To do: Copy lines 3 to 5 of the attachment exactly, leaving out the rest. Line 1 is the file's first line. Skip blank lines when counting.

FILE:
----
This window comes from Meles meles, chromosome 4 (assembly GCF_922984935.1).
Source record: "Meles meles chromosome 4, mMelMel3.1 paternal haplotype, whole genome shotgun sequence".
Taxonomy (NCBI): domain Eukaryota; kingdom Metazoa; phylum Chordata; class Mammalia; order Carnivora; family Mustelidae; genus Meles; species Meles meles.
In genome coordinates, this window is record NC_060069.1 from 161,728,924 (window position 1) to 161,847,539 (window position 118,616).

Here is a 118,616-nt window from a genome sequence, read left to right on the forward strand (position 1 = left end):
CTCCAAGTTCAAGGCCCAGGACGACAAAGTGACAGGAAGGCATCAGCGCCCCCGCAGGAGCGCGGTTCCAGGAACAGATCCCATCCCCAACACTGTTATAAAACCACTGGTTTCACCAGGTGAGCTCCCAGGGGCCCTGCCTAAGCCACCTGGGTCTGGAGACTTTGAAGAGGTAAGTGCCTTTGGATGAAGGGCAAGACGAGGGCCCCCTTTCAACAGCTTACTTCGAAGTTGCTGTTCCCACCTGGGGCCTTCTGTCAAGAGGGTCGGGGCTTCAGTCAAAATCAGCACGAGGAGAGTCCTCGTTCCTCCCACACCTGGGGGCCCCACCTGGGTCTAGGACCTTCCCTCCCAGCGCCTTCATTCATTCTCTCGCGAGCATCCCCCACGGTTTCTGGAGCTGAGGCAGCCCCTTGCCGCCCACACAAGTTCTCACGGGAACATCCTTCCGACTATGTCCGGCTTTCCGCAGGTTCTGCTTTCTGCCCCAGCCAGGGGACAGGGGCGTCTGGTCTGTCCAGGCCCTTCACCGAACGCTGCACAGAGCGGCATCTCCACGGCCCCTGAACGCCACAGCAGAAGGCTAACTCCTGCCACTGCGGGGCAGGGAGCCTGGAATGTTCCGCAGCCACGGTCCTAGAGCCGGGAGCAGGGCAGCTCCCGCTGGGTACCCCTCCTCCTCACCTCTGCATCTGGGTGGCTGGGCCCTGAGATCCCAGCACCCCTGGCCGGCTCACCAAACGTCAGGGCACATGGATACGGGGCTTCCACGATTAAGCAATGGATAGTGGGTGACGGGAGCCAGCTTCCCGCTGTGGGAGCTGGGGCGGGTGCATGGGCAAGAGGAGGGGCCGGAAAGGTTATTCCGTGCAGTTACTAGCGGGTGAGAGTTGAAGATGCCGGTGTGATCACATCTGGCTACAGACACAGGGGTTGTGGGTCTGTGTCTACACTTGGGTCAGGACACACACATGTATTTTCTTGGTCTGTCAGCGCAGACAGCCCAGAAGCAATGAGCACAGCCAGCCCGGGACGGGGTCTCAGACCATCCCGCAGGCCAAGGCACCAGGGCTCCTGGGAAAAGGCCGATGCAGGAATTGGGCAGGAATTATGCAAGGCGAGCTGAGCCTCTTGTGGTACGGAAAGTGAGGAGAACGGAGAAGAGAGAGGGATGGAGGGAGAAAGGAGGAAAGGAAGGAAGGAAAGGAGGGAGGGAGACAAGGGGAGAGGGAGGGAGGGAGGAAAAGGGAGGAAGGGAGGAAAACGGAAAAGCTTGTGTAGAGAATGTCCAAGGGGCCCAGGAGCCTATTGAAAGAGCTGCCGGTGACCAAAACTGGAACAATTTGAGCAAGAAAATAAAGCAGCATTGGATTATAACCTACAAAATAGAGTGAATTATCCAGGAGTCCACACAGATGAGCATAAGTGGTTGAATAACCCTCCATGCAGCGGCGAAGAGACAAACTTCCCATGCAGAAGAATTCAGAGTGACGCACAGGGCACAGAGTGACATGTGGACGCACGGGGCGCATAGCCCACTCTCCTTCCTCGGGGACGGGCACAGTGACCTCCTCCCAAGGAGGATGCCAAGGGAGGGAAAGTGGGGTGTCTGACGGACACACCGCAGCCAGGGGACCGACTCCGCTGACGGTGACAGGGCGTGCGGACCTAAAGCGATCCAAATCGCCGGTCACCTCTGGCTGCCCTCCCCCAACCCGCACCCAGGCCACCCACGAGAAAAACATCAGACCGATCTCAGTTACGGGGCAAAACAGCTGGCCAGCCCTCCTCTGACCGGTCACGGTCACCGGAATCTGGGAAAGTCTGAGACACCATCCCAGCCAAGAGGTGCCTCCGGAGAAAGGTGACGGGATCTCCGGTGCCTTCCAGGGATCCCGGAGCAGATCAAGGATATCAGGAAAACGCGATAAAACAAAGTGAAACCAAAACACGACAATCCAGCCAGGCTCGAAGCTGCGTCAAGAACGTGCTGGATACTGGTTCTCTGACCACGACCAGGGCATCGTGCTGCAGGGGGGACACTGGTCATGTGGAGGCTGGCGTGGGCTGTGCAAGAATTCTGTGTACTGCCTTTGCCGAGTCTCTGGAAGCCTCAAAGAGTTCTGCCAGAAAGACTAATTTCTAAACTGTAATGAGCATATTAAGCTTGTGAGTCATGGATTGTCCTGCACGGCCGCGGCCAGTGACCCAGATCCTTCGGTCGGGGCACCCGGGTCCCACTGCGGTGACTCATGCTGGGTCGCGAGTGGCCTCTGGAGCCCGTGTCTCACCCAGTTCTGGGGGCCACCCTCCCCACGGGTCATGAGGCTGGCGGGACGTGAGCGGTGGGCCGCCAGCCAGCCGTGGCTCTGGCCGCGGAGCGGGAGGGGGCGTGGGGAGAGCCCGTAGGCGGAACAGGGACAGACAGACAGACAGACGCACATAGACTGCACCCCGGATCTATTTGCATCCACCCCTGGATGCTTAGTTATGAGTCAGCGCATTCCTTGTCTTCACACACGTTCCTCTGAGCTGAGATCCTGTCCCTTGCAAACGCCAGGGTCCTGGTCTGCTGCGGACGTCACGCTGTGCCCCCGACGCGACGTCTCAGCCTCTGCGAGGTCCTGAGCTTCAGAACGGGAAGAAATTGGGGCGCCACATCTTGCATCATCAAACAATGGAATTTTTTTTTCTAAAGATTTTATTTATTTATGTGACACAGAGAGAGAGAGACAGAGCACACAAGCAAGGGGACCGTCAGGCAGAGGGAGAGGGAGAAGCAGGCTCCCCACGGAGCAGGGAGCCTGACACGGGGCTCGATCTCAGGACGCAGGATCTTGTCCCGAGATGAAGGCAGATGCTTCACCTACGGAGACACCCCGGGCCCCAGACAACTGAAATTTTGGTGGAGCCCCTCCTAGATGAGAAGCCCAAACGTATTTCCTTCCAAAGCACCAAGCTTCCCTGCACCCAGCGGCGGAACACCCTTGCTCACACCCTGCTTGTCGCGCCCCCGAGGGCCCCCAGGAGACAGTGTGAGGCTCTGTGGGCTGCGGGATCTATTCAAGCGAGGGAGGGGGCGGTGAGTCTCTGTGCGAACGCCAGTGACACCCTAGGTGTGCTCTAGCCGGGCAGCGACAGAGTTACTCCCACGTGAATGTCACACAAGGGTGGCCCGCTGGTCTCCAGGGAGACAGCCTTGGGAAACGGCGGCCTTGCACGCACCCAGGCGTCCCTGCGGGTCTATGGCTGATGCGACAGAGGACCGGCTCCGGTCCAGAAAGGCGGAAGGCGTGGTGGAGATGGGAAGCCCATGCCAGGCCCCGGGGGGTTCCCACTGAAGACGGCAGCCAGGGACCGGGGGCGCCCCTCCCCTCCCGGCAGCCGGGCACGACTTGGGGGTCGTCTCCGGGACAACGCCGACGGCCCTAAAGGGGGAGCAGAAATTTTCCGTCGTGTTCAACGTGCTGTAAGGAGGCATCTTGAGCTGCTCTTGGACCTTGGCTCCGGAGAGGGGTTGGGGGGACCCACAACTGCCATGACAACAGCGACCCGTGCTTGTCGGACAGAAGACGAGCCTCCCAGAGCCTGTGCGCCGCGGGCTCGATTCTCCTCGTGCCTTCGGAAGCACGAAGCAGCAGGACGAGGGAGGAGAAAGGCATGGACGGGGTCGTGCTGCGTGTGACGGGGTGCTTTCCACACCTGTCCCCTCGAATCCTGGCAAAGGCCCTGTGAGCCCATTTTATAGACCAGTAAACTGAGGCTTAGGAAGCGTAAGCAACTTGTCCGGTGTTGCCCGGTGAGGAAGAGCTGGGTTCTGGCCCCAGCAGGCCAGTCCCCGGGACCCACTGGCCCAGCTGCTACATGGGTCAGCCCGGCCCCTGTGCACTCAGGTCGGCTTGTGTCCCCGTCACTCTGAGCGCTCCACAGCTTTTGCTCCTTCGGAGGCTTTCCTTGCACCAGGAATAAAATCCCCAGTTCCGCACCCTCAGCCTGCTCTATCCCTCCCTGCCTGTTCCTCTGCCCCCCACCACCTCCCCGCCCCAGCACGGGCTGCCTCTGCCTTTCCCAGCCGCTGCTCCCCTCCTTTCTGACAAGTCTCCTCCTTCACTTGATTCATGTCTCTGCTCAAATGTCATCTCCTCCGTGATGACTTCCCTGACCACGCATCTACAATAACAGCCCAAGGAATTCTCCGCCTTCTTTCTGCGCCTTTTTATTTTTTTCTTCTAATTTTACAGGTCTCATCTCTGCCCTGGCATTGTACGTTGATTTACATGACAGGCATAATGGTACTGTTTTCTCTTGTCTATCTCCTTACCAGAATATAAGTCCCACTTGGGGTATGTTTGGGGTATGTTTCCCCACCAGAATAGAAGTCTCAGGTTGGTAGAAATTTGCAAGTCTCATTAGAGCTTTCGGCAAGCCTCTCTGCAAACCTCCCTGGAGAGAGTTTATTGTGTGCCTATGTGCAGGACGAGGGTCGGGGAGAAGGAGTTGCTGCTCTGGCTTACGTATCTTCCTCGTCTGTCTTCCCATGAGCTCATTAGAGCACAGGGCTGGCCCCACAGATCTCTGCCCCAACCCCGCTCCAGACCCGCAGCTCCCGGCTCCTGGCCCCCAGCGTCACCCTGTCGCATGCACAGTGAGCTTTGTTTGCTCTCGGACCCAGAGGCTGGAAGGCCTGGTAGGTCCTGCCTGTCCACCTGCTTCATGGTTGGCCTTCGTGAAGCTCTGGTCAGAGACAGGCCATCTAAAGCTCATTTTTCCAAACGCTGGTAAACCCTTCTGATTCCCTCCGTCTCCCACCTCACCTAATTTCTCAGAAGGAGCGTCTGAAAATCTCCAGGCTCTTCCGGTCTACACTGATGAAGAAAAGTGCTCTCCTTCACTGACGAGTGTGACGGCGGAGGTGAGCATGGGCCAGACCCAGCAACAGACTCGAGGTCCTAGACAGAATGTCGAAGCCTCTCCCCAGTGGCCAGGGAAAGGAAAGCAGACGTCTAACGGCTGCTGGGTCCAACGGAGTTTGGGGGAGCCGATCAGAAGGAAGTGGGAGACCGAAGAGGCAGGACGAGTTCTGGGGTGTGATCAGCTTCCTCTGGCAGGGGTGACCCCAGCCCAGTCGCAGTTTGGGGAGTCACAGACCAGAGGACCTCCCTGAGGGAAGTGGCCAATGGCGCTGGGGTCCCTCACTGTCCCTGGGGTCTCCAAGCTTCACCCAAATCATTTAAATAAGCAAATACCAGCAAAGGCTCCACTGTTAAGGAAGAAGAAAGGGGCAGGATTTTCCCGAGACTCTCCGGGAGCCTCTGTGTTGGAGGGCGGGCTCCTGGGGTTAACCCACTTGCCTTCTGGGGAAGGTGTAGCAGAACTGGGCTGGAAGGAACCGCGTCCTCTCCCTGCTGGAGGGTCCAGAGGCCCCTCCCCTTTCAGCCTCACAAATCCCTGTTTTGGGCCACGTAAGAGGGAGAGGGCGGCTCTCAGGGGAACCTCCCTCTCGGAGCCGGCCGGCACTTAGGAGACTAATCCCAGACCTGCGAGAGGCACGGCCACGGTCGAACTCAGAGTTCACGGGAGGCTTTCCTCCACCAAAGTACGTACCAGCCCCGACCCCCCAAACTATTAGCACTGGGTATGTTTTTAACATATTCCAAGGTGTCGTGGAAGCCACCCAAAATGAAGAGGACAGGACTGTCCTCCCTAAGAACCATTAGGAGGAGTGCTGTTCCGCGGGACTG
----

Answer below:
Taxonomy (NCBI): domain Eukaryota; kingdom Metazoa; phylum Chordata; class Mammalia; order Carnivora; family Mustelidae; genus Meles; species Meles meles.
In genome coordinates, this window is record NC_060069.1 from 161,728,924 (window position 1) to 161,847,539 (window position 118,616).

Here is a 118,616-nt window from a genome sequence, read left to right on the forward strand (position 1 = left end):